A black cat with green eyes, sprawled on a window ledge, is staring at me.
Twitching the tip of her tail, she watches my frantic scramble to grab my camera and attach a lens. The sun is moving rapidly toward the waterline, and in the small canal next to me, a liquid canvas of brilliant color is coming to life like an exploding rainbow on the water.
Suddenly, art emerges all around me, like an animated movie that is a Sunset in Italy. Crayon colored boats are bobbing in the canal water creating ripples that twinkle with crimson, purple, electric blue, pink and yellow.
A small island four miles from the shores of Venice, Italy, Burano is a tiny fishing village with a storybook feel. The island’s narrow canals are lined with brightly colored homes painted according to district. For visitors watching the local residents go about their daily routine, hanging laundry, off-loading fish from their boats and cooking meals, it is like watching a living canvas. The artistry of daily life here epitomizes everything romantic about Italy.
The history of Burano is unremarkable compared to the neighboring islands of Murano - where famous glass work is created, and Torcello, one of the first islands populated in Venice.
A fishing settlement with bright homes that legend describes as “vivid enough for the fishermen returning home to see them,” Burano eventually became prosperous for exporting hand-crafted lace starting in the 1600s.
Another legend – and there are many – explains this origin of lacemaking with yet another romantic spin. It is the story of a fisherman who was engaged to be married to a girl on the island, and managed to resist the call of a siren while out bringing in his catch.
Impressed with his resistance of her and devotion to his betrothed, the siren swatted his boat with her tail creating white foam that became a wedding veil for his soon to be bride. That veil was gifted to his betrothed and replicated with needle and thread by the women of the island who later exported their handicrafts throughout Europe for more than three hundred years.
A lace making school opened on the island in the 19th century, but today, the time-consuming tradition has given way to modern methods, and anyone seeking an authentic piece of Burano lace will have to pay a substantial amount.
Walking past the bits of lace displayed in shop windows, I stop to photograph the Church of SanMartino and its leaning campanile. Aside from setting up an easel to paint the view, or more realistically, visiting the lace museum, the third most compelling reason to visit Burano is to eat.
There are only ten restaurants – and two pizzerias – on Burano, and I have come to the island to experience one in particular. Strolling along one of four streets that frame the canal as it twists through town; I am looking for Trattoriael Gatto Nero. Translated, it is the “Restaurant of the Black Cat” owned by the same family since 1965 and rumored to be home to some of the finest seafood dishes in the Venice.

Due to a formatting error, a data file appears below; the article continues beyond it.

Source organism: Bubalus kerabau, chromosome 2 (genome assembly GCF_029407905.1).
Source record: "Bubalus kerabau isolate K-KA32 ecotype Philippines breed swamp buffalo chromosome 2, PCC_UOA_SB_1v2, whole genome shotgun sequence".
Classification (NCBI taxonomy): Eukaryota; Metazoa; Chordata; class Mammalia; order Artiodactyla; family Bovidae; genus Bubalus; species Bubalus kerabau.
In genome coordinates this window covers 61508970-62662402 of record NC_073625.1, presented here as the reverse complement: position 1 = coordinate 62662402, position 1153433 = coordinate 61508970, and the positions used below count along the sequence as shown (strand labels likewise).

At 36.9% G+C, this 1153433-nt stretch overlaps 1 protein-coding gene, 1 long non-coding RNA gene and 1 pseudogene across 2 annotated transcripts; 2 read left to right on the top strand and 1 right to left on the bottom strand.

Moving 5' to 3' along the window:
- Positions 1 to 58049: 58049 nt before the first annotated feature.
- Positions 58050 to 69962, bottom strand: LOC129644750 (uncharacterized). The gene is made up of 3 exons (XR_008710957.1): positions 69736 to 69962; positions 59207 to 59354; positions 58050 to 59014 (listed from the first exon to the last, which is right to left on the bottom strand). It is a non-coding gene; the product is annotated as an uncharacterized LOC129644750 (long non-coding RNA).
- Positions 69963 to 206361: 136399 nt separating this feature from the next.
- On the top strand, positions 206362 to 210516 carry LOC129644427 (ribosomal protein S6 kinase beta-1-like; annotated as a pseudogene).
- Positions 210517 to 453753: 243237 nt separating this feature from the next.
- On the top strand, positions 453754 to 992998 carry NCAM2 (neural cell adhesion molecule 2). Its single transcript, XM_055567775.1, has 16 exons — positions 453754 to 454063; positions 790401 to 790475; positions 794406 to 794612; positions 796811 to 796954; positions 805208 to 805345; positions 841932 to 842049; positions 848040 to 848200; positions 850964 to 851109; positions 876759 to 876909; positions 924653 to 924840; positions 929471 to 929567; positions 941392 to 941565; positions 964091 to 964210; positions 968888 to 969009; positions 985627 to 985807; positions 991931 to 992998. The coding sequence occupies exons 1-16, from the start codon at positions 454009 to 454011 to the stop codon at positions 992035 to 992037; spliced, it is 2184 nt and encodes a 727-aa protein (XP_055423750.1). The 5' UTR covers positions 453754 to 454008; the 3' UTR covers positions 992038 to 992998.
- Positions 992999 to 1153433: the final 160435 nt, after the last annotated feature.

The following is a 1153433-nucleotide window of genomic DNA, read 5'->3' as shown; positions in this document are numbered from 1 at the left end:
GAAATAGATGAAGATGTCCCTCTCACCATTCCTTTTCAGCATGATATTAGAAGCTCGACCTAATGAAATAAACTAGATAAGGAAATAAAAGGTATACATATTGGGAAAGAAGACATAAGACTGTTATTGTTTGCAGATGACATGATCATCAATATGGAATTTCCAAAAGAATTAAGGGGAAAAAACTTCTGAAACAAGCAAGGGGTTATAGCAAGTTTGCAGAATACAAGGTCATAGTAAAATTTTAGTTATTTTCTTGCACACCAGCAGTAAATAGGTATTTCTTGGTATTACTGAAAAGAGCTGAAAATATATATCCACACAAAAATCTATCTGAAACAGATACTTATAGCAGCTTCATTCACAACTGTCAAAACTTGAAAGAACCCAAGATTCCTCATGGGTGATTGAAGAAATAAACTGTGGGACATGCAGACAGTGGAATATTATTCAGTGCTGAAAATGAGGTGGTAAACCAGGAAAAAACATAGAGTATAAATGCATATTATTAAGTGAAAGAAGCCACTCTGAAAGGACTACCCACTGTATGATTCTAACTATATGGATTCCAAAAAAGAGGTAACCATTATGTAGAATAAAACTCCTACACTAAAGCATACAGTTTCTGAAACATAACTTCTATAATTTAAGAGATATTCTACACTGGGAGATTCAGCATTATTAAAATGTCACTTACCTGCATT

It occurs to me the green-eyed cat watching me earlier might have be a clue. Returning to the place of my first photograph on Fondamenta della Guidecca, there is a sign for El Gatto Nero I had overlooked while distracted by the wild rainbow unfolding in the sea.
Stepping inside the trattoria, I see my husband already seated, drinking a glass of wine, grinning from ear to ear. Tonight is the restaurant owner’s anniversary, and Ruggero and Lucia Bovo have shut down early to celebrate with friends and family. But hearing how far we have come to experience their restaurant, we are ushered to a table and are watching the boisterous celebration.
Pouring wine from a small white jug on the table, we feel privileged to be part of the intimate gaiety of an Italian family celebrating 50 years of marriage. The music and laughter are infectious. It is some of the best wine and most intimate atmosphere we have experienced in all of Italy.
Our appetizer, the “Antipasto Gatto Nero” arrives, and the salient colors of the village were beautifully replicated on the plate. A colorful depiction of Burano and the resident black cat are painted around the edge of the porcelain, the village design circling our meal – a succulent array of scallops and razor clams. This is art on a plate. This is what you hope to experience in Italy.
Our main course is “Branzino al forno,” a sea bass baked in parchment paper, fileted at the table and served with island grown vegetables. The delicate white meat is the best I have eaten anywhere in the world.
Lingering after dinner to watch the festivities, we offer Ruggero one of the fine cigars my husband carries with him when we travel. Appreciative and surprised, Ruggero graciously reciprocates, placing a tiny black glass cat in my hand.
Stepping into the last ATV boat back to Venice, I am clutching the tiny black cat like a lucky charm. As the lights of Venice approach, I know I have fallen even more in love with Italy - again.